From the standpoint of dispersion, the least productive approach may be the bacteria that are sold in bio-disposable bags. They are designed to be placed on the pond’s surface, to be blown around by the wind and to slowly disperse into the water column. The next level of treatment is to disperse the product by hand, throwing it into the pond, waiting around the entire pond at the water’s edge. If the product is already liquid, it is ready to go; if it is in the powder form, it needs to be brewed in non-chlorinated and non-toxic water and then dispersed. Of course, the best means of dispersal may be a water pump, if the pond is big enough, or at a headgate, if major volumes of water are flowing into the pond.

Once you try a bacterial product, make sure that you use enough product to achieve noticeable results. This may require you to use 1.5X-to-2.0X the maintenance dosage the first time, in order to kick off the process. Also, make sure to carefully follow the brewing instructions, if there are any, and disperse the product in the most effective manner possible.

Evidence of a successful treatment is apparent in several different ways: (l) Within a week the bacteria should have started to clean up the organic film, located along the edge of the pond. This action creates a kind of “vacuum cleaning effect! (2) Within a week, any odors should have disappeared, as the beneficial bacteria start to out-compete the resident bacteria for nutrients and reduce the hydrogen sulfide production. (3) Within a week, the green or blue-green color of the water should be reduced and the water clarity should improve. (4) After several weeks the algae surface scum and some of the rooted aquatics may start to turn yellow, then brown, as the nutrients are removed and their health deteriorates.

Fishery Management Options

Fishery options can be a favorable component of a well-managed ecological program. They should be chosen, according to your legal and financial constraints, as well as the type of plants that you expect them to consume. In general, there are two main types of aquatic plants in a freshwater pond: (1) the phytoplankton, or single-celled, suspended algae, which give the water a green or blue-green color, and (2) the rooted aquatic plants, or weeds, which grow from the bottom upwards. They include the normal leafy plants, as well as the pond scum.

To remove the first type of plant, the phytoplankton, the Israeli Carp or the Tulip is a possible choice. I am most familiar with the Tilapia, since my former company. Solar Aquafarms, is the largest Tilapia farm in North America. This fish is a superior filter feeder and can live almost exclusively on the tiny algae that they filter from the water. Solar Aquafarms uses this characteristic to recycle the fish waste into algae ponds, which are, in turn, are pumped back to the fish, to supplement their diet!

The other popular algae eater is the grass carp, which is sometimes called the White Amur. It is popular due to its heavy appetite for some types of rooted aquatic vegetation and due to the fact that is produced with three sets of chromosomes, instead of two, and is sterile. However, it does not eat all types of algae and it often creates turbidity problems, due to its heavy activity in the shallow areas along the pond’s borders. And as many of you know, it is also illegal in many states due to the concern of illegal releases and potential harm to the preferred game fish.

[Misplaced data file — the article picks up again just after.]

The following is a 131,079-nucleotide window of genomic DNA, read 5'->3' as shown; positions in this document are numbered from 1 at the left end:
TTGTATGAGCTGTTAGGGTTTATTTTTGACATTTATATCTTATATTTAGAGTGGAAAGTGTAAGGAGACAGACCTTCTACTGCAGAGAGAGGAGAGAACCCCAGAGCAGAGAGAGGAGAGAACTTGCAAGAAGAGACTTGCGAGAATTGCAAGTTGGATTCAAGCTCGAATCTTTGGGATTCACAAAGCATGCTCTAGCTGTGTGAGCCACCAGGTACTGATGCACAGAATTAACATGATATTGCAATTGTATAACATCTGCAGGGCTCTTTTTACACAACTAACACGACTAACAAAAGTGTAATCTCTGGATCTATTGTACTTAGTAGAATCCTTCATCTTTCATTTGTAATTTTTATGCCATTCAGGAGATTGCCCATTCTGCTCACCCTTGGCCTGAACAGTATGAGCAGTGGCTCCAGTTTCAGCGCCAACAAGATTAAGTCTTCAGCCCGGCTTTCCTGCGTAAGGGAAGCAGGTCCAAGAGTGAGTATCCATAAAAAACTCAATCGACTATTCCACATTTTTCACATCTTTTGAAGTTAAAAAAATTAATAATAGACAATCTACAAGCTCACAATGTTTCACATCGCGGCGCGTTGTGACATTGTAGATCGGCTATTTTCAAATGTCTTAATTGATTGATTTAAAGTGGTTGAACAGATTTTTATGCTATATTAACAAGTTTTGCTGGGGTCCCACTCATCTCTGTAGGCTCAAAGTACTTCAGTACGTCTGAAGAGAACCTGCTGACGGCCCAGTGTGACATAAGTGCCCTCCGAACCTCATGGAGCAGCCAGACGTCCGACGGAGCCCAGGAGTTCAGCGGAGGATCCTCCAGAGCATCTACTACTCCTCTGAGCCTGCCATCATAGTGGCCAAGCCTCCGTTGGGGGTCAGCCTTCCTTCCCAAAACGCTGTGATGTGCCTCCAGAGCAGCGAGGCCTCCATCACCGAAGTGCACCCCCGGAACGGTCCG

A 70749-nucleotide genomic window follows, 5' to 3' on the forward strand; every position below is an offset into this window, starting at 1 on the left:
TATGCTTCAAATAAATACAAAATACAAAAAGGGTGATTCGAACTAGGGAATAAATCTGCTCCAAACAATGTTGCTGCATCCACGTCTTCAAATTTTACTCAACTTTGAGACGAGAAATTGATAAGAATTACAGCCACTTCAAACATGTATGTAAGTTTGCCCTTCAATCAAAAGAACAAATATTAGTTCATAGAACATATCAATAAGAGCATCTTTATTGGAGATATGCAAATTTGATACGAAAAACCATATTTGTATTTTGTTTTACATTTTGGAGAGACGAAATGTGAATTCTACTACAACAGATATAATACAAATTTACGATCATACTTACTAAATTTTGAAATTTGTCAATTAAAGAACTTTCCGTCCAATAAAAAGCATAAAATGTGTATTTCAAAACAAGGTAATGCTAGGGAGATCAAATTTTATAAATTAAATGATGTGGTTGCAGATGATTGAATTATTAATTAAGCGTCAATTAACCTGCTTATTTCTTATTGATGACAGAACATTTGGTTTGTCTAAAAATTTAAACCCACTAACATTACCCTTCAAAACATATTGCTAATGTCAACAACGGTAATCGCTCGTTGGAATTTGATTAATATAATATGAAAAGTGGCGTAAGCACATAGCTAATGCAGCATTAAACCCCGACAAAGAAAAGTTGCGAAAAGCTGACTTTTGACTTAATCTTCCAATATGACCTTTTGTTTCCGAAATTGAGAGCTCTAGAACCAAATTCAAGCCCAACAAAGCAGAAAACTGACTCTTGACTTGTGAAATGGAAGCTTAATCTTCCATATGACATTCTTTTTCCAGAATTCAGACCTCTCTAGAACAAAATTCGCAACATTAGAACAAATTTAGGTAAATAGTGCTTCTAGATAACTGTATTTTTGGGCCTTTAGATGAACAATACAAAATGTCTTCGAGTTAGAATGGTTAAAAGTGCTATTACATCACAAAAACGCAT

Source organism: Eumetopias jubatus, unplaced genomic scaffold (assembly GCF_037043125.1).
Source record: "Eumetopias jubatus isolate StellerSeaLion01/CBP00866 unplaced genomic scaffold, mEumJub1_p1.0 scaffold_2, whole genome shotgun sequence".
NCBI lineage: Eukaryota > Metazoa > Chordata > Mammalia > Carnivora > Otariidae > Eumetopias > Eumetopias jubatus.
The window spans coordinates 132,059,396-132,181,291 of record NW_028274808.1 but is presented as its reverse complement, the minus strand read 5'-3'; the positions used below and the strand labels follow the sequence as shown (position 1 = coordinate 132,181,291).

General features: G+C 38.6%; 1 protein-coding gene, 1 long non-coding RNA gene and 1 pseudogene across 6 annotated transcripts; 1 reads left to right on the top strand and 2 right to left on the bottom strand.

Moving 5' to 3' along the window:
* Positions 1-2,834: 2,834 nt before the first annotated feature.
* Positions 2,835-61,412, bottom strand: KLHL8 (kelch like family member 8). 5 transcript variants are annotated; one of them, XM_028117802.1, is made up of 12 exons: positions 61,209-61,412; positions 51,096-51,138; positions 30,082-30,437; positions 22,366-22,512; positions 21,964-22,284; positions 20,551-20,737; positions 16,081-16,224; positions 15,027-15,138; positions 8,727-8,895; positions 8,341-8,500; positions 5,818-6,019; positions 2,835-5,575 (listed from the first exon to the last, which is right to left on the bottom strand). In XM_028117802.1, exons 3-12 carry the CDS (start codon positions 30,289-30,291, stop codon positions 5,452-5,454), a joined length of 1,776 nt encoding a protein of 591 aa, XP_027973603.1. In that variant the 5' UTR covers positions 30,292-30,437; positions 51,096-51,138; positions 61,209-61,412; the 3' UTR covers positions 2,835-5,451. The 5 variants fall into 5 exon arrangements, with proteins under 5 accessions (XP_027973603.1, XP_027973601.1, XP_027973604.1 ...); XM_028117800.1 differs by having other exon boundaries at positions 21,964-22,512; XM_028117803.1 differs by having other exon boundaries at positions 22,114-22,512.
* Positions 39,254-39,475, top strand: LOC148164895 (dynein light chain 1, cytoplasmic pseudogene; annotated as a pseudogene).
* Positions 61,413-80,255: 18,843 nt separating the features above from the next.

Suggestions for Long-Term Success

Superintendents, who have not tried all of the ecological strategies that are available to them, should consider the choices listed in this article.  The two most important of these strategies are: (1) to minimize the source of the nutrients flowing into the pond and (2) to reduce the nutrients that make it to the pond.  The first strategy is accomplished by drainage design, vegetative patterns, and fertilizing patterns, while the second strategy is accomplished by a well-designed, bacterial treatment program. In both cases, you are attacking the algae at its source – by removing its life-giving, vital nutrients. Naturally, these ecological strategies are enhanced with good water movement or aeration; organic sun screens, when desirable and appropriate; the addition of algae-eating fish, such as the grass carp, when you can use them; and the periodic removal and remote disposal of dead algae when it appears.

Most of the strategies are already familiar to most of you, with the exception of the bacterial strategy. I hope I have given you a better understanding of how it works and how it can benefit you. If you haven’t tried it, I suggest that you do.   It might even be fun for you to see your pond go through the improvement phases that normally accompany such an approach. If you have any questions, please call or e-mail me, and I will be happy to answer them and assist you in any way I can.


Mr. Pifer has spent over 45 years in Ecological Consulting; including 7 years in Aquaculture R & D; 15 years in environmental impact assessments; 15 years teaching science at the junior high, high school, and college levels; and over 20 years in the Bacterial Products Industry. He may be reached at: Environmental Solutions, P.O. Box 714, Stevensville, MT 59870, U.S.A.; or thru the web at or by email at; or by phone at 406-777-4990.